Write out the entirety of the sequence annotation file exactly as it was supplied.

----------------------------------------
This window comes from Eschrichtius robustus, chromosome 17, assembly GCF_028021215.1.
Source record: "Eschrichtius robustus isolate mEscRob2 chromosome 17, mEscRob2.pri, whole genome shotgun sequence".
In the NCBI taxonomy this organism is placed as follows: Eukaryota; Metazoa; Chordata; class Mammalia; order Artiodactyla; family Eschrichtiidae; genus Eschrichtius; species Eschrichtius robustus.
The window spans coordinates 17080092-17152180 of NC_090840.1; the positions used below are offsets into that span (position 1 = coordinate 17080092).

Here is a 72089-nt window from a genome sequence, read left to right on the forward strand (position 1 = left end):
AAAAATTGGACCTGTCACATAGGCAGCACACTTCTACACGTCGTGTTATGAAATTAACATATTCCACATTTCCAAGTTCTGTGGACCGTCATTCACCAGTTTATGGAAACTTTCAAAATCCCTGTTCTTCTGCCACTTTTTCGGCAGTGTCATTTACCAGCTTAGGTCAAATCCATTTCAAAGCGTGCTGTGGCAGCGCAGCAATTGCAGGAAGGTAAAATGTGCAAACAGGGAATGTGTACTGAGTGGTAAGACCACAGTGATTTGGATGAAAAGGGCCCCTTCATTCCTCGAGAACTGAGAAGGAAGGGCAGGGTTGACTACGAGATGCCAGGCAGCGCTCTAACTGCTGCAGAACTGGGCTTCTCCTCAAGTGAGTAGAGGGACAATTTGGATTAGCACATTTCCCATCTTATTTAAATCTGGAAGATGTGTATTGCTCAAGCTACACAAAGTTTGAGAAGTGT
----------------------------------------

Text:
This window comes from Eschrichtius robustus, chromosome 17, assembly GCF_028021215.1.
Source record: "Eschrichtius robustus isolate mEscRob2 chromosome 17, mEscRob2.pri, whole genome shotgun sequence".
In the NCBI taxonomy this organism is placed as follows: Eukaryota; Metazoa; Chordata; class Mammalia; order Artiodactyla; family Eschrichtiidae; genus Eschrichtius; species Eschrichtius robustus.
The window spans coordinates 17080092-17152180 of NC_090840.1; the positions used below are offsets into that span (position 1 = coordinate 17080092).

Here is a 72089-nt window from a genome sequence, read left to right on the forward strand (position 1 = left end):
AAAAATTGGACCTGTCACATAGGCAGCACACTTCTACACGTCGTGTTATGAAATTAACATATTCCACATTTCCAAGTTCTGTGGACCGTCATTCACCAGTTTATGGAAACTTTCAAAATCCCTGTTCTTCTGCCACTTTTTCGGCAGTGTCATTTACCAGCTTAGGTCAAATCCATTTCAAAGCGTGCTGTGGCAGCGCAGCAATTGCAGGAAGGTAAAATGTGCAAACAGGGAATGTGTACTGAGTGGTAAGACCACAGTGATTTGGATGAAAAGGGCCCCTTCATTCCTCGAGAACTGAGAAGGAAGGGCAGGGTTGACTACGAGATGCCAGGCAGCGCTCTAACTGCTGCAGAACTGGGCTTCTCCTCAAGTGAGTAGAGGGACAATTTGGATTAGCACATTTCCCATCTTATTTAAATCTGGAAGATGTGTATTGCTCAAGCTACACAAAGTTTGAGAAGTGT